BACKGROUND. If it were possible to elucidate the histopathologic findings predicting lymph node metastasis and prognosis in superficial squamous cell carcinoma of the esophagus (SSCCE), they could be used as markers to identify patients who do not require additional surgical resection after endoscopic mucosal resection (EMR). METHODS. Two hundred forty surgically resected SSCCEs were examined histopathologically. Histopathologic factors including vertical tumor invasion depth in the submucosal layer (VTIDsm), degree of nuclear atypia (low, one point; high, two points), growth pattern (expansive, one point; infiltrative, two points), and histologic grade (calculated by adding the latter two scores to obtain Grade 1, two points; Grade 2, three points; and Grade 3, four points) were evaluated to investigate the associations among these factors, lymph node metastasis, and prognosis. RESULTS. No lymph node metastasis was found in 54 patients with carcinoma limited to the lamina propria. Their 5-year survival rate was 100%. Multivariate analysis of 186 carcinomas invading beyond the lamina propria showed that lymphatic permeation correlated with lymph node metastasis (P < 0.0001) and the presence of lymph node metastasis and a high histologic grade were independent factors indicating a poor prognosis (P = 0.0061 and 0.023, respectively). In 53 patients whose tumors had invaded the lamina muscularis or slightly invaded the submucosa (VTIDsm < 500 μm), no lymph node metastasis was found in the lymphatic permeation negative and blood vessel permeation negative patients with VTIDsm values < 200 μm and histologic Grades 1 or 2. CONCLUSIONS. Lymphatic permeation is a good predictor of lymph node metastasis in patients with SSCCE. Lymph node metastasis and the histologic grade are independent prognostic factors. Vessel permeation, VTIDsm, and histologic grade were found to be important factors for identifying patients who did not require additional surgical treatment after EMR. (C) 2000 American Cancer Society.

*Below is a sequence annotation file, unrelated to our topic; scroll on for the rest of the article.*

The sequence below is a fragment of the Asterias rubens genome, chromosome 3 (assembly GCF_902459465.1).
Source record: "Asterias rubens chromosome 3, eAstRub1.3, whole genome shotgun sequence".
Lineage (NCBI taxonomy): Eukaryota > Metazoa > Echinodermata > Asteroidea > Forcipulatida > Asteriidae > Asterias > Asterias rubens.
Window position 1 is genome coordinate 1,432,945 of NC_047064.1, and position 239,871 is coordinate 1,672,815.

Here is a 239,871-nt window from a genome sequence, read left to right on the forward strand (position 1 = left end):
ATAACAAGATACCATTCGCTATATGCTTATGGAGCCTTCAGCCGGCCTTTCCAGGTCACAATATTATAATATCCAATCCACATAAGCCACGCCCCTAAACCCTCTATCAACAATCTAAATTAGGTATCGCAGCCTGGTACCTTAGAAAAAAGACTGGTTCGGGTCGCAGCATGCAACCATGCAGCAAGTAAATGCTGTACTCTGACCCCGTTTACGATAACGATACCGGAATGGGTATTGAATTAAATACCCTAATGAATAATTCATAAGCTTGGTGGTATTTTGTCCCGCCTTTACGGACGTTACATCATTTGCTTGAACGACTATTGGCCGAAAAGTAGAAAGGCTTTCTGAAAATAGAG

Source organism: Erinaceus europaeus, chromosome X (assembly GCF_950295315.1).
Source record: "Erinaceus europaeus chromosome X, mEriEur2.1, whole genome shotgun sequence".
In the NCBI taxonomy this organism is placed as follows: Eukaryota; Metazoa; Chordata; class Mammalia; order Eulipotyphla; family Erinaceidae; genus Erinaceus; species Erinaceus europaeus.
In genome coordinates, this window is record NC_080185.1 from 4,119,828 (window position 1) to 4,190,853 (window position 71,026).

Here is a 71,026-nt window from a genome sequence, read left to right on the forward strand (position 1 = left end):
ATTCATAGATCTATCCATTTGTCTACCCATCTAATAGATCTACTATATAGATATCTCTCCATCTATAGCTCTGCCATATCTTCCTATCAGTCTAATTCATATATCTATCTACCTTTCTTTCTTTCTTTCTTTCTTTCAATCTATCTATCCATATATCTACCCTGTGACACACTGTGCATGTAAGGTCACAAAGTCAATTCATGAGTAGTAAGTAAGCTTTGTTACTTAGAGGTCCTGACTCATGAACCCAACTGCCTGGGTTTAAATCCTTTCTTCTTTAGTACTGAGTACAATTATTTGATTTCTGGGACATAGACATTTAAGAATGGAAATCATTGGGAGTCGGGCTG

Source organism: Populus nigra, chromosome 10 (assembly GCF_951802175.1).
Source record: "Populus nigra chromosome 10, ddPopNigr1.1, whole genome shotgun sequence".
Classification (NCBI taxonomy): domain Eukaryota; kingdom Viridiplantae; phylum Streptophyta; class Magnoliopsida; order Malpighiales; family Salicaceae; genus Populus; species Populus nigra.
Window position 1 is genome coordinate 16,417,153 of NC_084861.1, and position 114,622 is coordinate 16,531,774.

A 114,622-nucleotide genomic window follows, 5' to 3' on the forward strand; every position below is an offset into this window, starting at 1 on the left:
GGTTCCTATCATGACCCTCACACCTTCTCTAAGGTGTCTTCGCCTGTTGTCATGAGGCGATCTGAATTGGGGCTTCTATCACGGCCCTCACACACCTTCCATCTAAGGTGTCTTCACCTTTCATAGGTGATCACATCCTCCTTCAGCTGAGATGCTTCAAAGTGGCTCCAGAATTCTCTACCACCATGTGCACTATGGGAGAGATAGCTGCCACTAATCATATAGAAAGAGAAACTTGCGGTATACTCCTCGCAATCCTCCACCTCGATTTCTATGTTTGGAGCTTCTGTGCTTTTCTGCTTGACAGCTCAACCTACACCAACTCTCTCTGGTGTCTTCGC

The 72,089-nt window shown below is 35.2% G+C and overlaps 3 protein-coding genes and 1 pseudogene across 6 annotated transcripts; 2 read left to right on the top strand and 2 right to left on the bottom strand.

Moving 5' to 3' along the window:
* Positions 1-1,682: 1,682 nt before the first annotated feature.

|出版物ステータス||Published - 2000 3 15|
ASJC Scopus subject areas
- Cancer Research